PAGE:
More has probably been written on the way to prune tomatoes than almost the other vegetable gardening task. Unfortunately, advice on pruning tomatoes is typically vague, conflicting or downright confusing. the reality is, tomatoes don’t absolutely need to be pruned. Some gardeners allow them to ramble the bottom and never prune them a touch.
However, pruning tomatoes may be a good idea if you would like healthy, productive vines. Pruning may be a lot simpler than you would possibly expect, especially if you are doing a touch hebdomadally therefore the plants don’t become overgrown. Here, we’ve included everything you would like to understand to become a tomato pruning expert.
THE WHYS OF PRUNING TOMATOES
Determinate tomatoes don’t need pruning – ever. These bush-like plants are bred to prevent growing at a particular height and stop producing fruit at a particular point. If you prune them, you’ll limit their growth even more.
Indeterminate tomatoes are another story, entirely. These subtropical plants from sprawling vines, which if left to their own devices, become a tangled, unproductive mess. Sure, their foliage is pretty, but you’re not growing tomatoes for his or her leaves. you would like healthy, vigorous tomatoes. Tomatoes need access to sunlight to ripen and sweeten properly. If the vines are allowed play, you’ll have fewer fruits and therefore the fruits won’t look or taste nearly as good.
HOW TO PRUNE TOMATOES
When you first start pruning tomatoes, keep three rules in mind: first, never, ever prune above the highest blossoms. If you are doing this, the plant will stop growing upward. The plant becomes bushier and fewer productive. Next, prune out suckers when they’re small. If you wait until they’re bigger, you risk injuring the plant once you take them off. You’ve also allowed them to divert energy from developing fruits. What are suckers? they’re smaller offshoot branches that grow between the most stem and therefore the branch. Learn more about them here. Here’s a YouTube video that demonstrates, and another shorter one.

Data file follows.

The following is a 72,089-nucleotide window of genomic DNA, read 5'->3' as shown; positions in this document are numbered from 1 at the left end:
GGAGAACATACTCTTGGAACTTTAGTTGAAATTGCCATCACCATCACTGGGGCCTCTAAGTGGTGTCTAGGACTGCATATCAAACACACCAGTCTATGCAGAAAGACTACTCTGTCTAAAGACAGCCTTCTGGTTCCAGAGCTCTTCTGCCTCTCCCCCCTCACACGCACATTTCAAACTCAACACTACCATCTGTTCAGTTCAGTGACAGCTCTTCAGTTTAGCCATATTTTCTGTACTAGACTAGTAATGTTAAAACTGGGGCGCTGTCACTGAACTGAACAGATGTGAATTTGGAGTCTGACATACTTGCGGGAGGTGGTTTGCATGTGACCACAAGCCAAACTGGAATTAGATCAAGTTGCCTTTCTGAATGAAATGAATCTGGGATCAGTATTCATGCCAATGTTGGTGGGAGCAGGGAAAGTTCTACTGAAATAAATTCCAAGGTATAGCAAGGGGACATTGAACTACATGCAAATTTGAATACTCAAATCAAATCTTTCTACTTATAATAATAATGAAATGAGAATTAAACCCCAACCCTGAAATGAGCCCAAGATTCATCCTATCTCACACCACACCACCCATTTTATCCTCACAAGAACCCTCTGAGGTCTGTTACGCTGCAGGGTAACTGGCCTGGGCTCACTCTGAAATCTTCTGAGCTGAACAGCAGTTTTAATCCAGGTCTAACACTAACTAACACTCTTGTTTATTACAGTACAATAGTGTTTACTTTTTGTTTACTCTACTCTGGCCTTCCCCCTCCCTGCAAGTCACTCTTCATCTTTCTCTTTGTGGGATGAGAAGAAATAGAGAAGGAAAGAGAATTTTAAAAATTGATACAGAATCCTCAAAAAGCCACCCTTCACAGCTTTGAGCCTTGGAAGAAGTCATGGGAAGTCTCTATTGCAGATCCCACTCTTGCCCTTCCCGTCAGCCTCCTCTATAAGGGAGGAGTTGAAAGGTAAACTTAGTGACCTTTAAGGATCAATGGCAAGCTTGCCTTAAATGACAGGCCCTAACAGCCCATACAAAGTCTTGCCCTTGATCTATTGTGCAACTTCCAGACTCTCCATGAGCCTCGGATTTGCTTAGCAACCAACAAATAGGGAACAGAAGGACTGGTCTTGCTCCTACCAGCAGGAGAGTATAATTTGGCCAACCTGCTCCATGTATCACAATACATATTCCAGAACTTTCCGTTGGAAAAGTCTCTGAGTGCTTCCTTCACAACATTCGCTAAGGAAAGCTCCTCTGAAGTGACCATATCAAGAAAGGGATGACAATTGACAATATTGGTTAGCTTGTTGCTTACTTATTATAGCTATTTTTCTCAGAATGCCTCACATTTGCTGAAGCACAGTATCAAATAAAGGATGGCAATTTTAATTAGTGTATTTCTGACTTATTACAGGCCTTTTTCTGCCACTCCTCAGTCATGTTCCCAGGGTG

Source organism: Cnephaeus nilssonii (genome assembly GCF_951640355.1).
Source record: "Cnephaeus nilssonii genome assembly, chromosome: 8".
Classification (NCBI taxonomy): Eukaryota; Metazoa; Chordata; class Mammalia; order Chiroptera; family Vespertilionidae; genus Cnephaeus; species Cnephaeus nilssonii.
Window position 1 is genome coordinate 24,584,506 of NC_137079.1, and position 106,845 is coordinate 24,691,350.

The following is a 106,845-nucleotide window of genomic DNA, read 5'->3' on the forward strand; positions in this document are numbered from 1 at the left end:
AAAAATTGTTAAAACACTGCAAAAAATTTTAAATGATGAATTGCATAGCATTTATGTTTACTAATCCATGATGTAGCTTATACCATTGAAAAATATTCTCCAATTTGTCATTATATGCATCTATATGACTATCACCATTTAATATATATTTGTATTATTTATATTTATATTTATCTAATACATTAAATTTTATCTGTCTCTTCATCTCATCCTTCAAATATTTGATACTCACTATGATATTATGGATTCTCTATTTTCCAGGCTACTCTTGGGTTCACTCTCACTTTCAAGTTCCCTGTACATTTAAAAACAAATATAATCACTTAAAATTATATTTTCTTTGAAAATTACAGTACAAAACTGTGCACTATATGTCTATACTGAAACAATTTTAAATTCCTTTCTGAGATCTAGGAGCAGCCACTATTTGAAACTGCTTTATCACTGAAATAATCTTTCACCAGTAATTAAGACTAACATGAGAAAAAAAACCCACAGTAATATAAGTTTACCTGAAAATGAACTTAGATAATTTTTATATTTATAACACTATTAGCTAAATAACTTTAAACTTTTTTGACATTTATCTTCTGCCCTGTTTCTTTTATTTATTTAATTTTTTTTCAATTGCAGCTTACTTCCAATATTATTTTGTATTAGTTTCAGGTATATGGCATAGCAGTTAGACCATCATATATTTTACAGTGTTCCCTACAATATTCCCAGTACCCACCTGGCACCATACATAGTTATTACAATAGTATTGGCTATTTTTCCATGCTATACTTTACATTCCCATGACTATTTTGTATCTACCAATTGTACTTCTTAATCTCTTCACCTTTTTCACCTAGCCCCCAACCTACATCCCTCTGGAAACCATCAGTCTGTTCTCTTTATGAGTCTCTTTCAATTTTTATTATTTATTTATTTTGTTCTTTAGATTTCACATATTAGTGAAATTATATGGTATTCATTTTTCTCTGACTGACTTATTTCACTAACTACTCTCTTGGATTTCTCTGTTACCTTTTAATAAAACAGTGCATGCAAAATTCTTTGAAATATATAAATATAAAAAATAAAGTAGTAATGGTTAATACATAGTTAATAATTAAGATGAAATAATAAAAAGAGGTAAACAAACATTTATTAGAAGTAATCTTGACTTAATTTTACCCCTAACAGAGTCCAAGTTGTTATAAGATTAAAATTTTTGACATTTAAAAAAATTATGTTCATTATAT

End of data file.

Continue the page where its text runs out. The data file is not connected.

Finally, examine the entire plant before you begin removing suckers. Are there new suckers growing at the bottom of the plant? Take them off. What are the plant’s overall health and growth like? Go easy during weather or if the plant seems stressed. Still, confused? Below you’ll find a step-by-step guide to pruning tomatoes.
1. Prune tomatoes early within the morning whenever possible. The stems are crisp and break easily. During the warmth of the day, they become limp and are more likely to tear.
2. check out the plant. Your goal is to coach it so it’s one central trunk with several strong, healthy branches. Once you’ve located the trunk and therefore the main side branches, you would possibly notice smaller branches growing within the crevice where the trunk and main side branches connect. These small ancillary branches will attempt to produce new tomato plants. You don’t want this because it makes the plant large and unmanageable and it actually reduces yields.
3. Once you’ve located an ancillary branch, pinch it between your thumb and forefinger to get rid of it. attempt to make a clean break and avoid ripping the plant.
4. Drop the ancillary branch under the plant to decompose or discard it.
5. Remember, don’t prune any stems that grow above flowers. These are the new growth which will form more blossoms. specialize in removing the stems that form along the most branch instead.
6. If a second trunk emerges from the bottom, remove it. If you’ve got any rooms, you’ll leave it and permit it to become a second tomato, but in most cases, it’s best to require it out.
WHEN TO PRUNE TOMATOES
So, now that you simply understand the principles of pruning tomatoes, you would possibly be wondering how often you would like to prune them. generally, once hebdomadally approximately is typically plenty unless your tomatoes are extremely vigorous. counting on the dimensions of your garden, spending quarter-hour approximately once every week is enough.
Don’t worry if you miss every week or two. Tomato plants will still grow and produce tomatoes albeit they’re not suckered, but keeping them pruned increases your harvest and makes them easier to manage.